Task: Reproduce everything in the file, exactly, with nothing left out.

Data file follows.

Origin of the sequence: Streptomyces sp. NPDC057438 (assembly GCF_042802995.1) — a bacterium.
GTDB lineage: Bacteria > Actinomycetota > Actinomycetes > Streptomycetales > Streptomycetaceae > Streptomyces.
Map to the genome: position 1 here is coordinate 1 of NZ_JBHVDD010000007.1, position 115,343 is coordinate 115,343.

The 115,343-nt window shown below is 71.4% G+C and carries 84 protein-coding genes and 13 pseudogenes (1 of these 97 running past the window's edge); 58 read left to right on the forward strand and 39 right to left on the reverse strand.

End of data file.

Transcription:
Origin of the sequence: Streptomyces sp. NPDC057438 (assembly GCF_042802995.1) — a bacterium.
GTDB lineage: Bacteria > Actinomycetota > Actinomycetes > Streptomycetales > Streptomycetaceae > Streptomyces.
Map to the genome: position 1 here is coordinate 1 of NZ_JBHVDD010000007.1, position 115,343 is coordinate 115,343.

The 115,343-nt window shown below is 71.4% G+C and carries 84 protein-coding genes and 13 pseudogenes (1 of these 97 running past the window's edge); 58 read left to right on the forward strand and 39 right to left on the reverse strand.